Melbourne was a quiet coastal town of 157 people on Florida’s Indian River lagoon. Farming, ranching, fishing, and related trades supported the local economy. Melbourne entered the industrial age in 1912, when the Union Cypress Company began manufacturing lumber from the private cypress and pine holdings of George W. Hopkins at Deer Park. This timber had a 1911 market value of over $2 million.
Good employment and a local source of lumber brought development, and the company-owned mill town of Hopkins was eventually annexed by Melbourne. The company provided Melbourne’s first electricity and out-patient hospital. The Union Cypress Railway provided the first direct route to Florida’s interior across the “impenetrable”
Highlights of Melbourne's Logging Era:
• The first three settlers were freedmen from Georgia, Alabama and Virginia, arriving in the early 1870s. The settlement was then called Crane Creek.
• By June 1880, the village had six families, 21 residents, and a US Post Office. In July 1880 the community was named Melbourne, honoring one of its early settlers who came from Melbourne, Australia.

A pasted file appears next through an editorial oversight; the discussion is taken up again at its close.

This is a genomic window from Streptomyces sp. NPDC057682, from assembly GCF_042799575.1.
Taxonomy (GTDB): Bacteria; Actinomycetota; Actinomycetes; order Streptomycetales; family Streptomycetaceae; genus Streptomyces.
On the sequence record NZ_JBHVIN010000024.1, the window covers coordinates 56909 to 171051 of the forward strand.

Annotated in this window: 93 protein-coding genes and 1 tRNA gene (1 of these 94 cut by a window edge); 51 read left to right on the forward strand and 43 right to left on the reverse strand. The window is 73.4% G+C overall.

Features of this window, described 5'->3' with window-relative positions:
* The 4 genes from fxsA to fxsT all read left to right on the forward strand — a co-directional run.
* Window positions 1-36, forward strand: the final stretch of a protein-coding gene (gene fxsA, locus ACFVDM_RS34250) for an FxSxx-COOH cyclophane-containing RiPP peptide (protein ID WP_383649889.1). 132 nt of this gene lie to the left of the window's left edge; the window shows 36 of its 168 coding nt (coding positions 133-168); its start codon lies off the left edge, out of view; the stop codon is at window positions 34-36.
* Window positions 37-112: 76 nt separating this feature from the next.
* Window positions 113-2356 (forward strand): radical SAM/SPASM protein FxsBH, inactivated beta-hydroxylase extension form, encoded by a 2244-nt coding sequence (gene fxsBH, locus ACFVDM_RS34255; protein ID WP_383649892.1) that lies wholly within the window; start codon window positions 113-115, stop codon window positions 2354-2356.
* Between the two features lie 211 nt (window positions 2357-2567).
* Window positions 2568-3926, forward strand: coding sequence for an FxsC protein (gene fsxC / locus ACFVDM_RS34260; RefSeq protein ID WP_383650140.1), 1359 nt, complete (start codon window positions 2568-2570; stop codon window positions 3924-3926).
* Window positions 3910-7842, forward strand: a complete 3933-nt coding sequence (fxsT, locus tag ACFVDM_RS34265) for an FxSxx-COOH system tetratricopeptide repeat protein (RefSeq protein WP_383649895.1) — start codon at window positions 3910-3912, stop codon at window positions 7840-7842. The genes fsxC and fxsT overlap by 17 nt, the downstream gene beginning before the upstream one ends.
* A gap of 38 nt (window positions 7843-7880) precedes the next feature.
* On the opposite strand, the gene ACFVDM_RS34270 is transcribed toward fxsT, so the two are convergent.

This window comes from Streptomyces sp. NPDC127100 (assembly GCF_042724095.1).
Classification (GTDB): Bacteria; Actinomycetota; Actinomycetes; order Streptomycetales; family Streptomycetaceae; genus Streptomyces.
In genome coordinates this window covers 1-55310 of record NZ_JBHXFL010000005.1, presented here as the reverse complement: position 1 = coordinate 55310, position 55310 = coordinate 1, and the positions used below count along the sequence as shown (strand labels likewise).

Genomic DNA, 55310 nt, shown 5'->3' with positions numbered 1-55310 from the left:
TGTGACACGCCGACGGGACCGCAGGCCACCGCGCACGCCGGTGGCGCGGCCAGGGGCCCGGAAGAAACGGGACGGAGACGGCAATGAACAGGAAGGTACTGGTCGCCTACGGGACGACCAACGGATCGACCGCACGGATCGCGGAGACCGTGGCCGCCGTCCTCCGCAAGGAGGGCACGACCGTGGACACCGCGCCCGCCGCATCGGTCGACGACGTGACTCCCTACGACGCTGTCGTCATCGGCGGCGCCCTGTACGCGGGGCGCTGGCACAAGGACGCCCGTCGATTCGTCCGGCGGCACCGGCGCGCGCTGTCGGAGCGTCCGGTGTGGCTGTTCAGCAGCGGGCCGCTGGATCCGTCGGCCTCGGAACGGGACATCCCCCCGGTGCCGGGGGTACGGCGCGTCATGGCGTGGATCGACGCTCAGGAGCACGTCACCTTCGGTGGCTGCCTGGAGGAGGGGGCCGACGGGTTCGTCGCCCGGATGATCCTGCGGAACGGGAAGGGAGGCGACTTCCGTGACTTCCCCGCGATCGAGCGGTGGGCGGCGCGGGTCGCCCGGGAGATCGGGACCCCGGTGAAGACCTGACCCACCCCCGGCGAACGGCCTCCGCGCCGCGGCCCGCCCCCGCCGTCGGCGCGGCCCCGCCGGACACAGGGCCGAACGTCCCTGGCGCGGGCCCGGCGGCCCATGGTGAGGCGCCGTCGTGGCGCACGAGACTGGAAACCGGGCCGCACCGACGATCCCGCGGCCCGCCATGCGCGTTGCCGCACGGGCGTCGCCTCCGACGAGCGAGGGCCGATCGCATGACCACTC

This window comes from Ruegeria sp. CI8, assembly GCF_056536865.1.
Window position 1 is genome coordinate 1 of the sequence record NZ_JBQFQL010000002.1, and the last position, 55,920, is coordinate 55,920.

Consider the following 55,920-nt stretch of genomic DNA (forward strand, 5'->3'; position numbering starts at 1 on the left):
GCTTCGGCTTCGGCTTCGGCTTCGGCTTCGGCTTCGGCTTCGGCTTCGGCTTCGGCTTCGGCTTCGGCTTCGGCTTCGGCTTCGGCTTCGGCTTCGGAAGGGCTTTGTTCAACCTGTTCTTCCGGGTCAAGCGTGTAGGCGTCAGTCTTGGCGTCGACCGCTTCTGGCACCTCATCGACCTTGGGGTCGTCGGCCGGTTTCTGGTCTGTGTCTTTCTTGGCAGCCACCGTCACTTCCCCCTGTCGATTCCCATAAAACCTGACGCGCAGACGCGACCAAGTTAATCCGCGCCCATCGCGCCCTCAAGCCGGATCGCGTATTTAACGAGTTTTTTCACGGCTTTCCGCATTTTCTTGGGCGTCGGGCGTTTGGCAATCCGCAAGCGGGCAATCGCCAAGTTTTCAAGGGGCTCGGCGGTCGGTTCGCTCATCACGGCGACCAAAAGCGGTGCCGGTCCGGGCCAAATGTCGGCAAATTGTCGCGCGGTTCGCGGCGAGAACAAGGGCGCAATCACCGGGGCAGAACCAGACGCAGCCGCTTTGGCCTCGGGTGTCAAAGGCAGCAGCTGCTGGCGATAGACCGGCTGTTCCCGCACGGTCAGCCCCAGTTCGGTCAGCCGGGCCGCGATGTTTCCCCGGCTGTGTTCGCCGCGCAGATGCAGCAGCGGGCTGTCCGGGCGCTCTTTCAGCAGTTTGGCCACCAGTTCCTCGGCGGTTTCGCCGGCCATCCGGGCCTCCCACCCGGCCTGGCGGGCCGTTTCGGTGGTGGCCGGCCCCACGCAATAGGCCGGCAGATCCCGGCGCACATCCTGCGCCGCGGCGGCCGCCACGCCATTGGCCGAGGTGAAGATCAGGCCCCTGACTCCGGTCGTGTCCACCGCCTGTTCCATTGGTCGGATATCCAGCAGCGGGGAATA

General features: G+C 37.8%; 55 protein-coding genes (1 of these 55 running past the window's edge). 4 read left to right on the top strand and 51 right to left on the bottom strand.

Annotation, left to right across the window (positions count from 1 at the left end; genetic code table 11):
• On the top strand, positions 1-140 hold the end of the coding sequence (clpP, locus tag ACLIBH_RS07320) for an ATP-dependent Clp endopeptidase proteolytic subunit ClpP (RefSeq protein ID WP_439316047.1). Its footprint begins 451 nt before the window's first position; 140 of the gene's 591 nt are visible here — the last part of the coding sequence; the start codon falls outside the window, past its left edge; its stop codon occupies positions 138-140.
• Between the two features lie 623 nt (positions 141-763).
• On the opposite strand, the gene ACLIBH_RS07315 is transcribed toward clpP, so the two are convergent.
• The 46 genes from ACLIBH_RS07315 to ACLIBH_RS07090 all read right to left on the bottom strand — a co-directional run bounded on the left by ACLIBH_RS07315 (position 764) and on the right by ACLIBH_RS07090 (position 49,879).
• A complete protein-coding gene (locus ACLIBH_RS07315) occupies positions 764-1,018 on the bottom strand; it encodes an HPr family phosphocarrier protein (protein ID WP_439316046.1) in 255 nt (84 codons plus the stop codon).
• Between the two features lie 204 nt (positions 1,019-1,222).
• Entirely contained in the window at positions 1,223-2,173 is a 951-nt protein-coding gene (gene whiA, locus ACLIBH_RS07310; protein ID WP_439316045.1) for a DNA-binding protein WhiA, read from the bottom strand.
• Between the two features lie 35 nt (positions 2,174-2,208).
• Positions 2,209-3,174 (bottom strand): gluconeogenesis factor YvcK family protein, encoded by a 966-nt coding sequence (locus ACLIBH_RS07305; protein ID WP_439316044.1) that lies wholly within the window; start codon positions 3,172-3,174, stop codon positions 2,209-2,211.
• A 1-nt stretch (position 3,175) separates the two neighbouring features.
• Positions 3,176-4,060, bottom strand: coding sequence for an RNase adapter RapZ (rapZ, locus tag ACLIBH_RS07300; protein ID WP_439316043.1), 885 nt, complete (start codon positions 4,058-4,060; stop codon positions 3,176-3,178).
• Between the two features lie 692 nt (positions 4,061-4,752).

• In early 1919, fire consumed most of Melbourne’s downtown business district. Later that year, fire destroyed the big Union Cypress sawmill. Both were rebuilt.
Ed Vosatka, a graduate of Ohio State University, came to Florida in 1972. He holds degrees in biology and photographic technology with master’s work in geology. He is a former high school science teacher, a research biologist for the State of Florida, and has published in both scientific and popular journals. Images of America: Melbourne’s Logging Era: 1912–1932 represents some 30 years of research.
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